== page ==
How to Support People Close to You with Seasonal Depression

How to Support People Close to You with Seasonal Depression

People often joke about having seasonal depression when the weather gets colder. For those who have Seasonal Affective Disorder, or have family members with seasonal depression, it isn’t really funny. Many can feel powerless because they don’t know how to get help or help the ones around them.

According to Deborah Pierce MD, “keeping a regular routine will expose you to light at constant and predictable periods. Studies show that regular sleep boosts your mood, which may help with seasonal depression symptoms. 

Another way to actively improve your seasonal depression is writing down your thoughts, it has been shown to improve your mood. According to a journal helps you prioritize life’s challenges and identify symptoms you’re unaware of.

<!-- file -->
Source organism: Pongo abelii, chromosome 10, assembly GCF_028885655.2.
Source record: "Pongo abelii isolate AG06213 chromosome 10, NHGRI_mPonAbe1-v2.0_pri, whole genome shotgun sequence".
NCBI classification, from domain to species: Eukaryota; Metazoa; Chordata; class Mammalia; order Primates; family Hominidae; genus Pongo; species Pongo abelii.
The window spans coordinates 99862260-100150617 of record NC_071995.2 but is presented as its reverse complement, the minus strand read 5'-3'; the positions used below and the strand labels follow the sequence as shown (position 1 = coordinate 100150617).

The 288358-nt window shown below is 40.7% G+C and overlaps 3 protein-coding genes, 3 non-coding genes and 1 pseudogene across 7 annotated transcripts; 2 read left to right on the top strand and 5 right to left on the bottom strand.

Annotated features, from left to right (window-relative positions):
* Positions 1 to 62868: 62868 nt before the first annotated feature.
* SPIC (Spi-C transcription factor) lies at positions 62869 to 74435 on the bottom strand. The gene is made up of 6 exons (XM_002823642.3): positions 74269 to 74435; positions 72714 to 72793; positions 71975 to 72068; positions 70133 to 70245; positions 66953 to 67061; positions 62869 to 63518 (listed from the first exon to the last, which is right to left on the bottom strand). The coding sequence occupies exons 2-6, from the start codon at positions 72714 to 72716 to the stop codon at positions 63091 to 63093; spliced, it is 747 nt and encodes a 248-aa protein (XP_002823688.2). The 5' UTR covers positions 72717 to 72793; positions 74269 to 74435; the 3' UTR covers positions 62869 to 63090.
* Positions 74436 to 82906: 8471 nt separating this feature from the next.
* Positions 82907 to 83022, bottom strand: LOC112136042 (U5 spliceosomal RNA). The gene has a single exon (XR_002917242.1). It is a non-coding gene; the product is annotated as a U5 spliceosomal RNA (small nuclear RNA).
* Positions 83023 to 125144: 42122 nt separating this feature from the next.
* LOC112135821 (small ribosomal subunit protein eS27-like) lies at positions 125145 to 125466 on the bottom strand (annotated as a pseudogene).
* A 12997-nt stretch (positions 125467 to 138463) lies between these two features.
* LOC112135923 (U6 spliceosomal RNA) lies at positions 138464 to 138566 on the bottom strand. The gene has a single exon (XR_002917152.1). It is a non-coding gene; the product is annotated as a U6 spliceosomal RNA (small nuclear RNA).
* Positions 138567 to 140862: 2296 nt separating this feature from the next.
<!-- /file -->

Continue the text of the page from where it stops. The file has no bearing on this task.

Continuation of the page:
If you are worried about someone close to you, there are ways to help, firstly they need to be diagnosed by a medical professional. Beyond seeking medical help, there are things you can do.

Sometimes all people want is to be listened to. You can ask something as simple as, “how have you been today?” or “my day has been horrible, how has your day been?” The questions you ask doesn’t matter, just listening to them does. Opening up the conversation like this tells them that someone noticed and cares.

Another way to support them is to invite the person out, and encourage them to hang out and change environments. You could take them out to a movie, take them out to eat at their favorite restaurant, or just go for a walk in nature with them. Getting outside and doing just a small amount of exercise is proven to improve people’s moods. Spending time with them as well as getting outside is super important.     

Lastly, there are many in-person therapy groups, as well as many easily accessible online hotlines and resources that are reliable and safe for everyone to use.

Here are 3 Helplines:

 SAMHSA’s National Helpline – 1-800-662-HELP (4357)

The Samaritans HelpLine – 1-877-870-4673

Emergency Mental Health Services – Arlington County – 703-228-5160